One of my favorite parts of writing this blog is when our readers clue us in to fabulous new places that we didn’t even know existed (especially when they are practically in my own backyard!). Such was the case with Buckingham Park in Glastonbury, CT. Located at the corner of Hebron Avenue and Manchester Road, an intersection that I have driven through countless times, is a pint-sized playground just perfect for preschoolers (say that five times fast!). And you know what? I never even knew it was there!
The entrance to Buckingham Park is on Manchester Road.
There is a great big gravel parking lot, and the playground is situated near the fire station. (Note the porta-potty right next to the playground entrance, which is available spring to fall.)
The playground is not 100% fenced, but what’s there does the trick. The part without fencing is a crop of trees, so it kind of acts as a natural barrier. Works for me! Now, in the interest of full disclosure, the sign indicates that this playscape is designed for ages 5-12, but I personally think it is well-suited for the younger crowd. It’s compact, of reasonable height (no scary perches or too tall slides here), and without some of the tempting yet more advanced apparatuses found at larger playgrounds. (Of course, it does still have that spiral pole thingy–you know what I’m talking about–that’s become the bane of my existence now that Boo has seen a few older kids effortlessly swirl from top to bottom and thinks he can manage it too; ummm, he can’t–his legs keep getting stuck in the spirals and I’m terrified he’s going to break one.)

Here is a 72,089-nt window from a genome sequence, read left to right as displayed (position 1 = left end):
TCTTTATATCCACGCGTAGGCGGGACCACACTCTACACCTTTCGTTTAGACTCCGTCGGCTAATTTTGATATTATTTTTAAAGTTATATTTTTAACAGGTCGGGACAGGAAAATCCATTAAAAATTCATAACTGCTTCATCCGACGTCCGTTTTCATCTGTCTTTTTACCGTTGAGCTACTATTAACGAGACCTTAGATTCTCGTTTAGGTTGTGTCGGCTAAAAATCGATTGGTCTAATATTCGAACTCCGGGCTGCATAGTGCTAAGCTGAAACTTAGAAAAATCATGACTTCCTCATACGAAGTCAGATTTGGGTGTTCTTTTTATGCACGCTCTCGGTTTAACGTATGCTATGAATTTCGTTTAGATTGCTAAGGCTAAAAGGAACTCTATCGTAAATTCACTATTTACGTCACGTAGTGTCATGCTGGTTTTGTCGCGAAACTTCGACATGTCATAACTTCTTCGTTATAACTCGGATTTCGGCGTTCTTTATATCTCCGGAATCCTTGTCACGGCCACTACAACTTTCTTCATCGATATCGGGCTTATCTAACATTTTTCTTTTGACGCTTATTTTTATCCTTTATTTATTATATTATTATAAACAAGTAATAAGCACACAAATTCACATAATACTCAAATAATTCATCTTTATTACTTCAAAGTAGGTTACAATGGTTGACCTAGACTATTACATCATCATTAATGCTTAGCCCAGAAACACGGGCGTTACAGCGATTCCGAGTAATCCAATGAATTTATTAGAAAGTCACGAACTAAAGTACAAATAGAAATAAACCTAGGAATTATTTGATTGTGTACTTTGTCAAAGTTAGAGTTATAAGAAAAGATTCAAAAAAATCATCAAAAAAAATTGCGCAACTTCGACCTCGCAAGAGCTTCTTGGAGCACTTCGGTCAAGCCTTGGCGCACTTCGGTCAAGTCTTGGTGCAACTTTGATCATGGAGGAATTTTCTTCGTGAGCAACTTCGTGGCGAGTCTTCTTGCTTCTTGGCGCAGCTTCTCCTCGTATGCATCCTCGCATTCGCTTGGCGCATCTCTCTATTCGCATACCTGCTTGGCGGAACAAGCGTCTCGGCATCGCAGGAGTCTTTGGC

But my own personal dislike for the spiral pole aside (the kids really seem to love it), this playground has lots of great items for little ones to explore.
The sandbox was a big hit, as were the toy trucks.
And this bouncy bridge was by far Boo’s favorite playground find ever. It took a few trips across with daddy for him to get his footing, but after that, I thought we were going to have to sleep on the bridge that night he loved it so much.
There are also baby swings for the wee ones (big kid swings too), and benches and picnic tables for tired mommies (and daddies).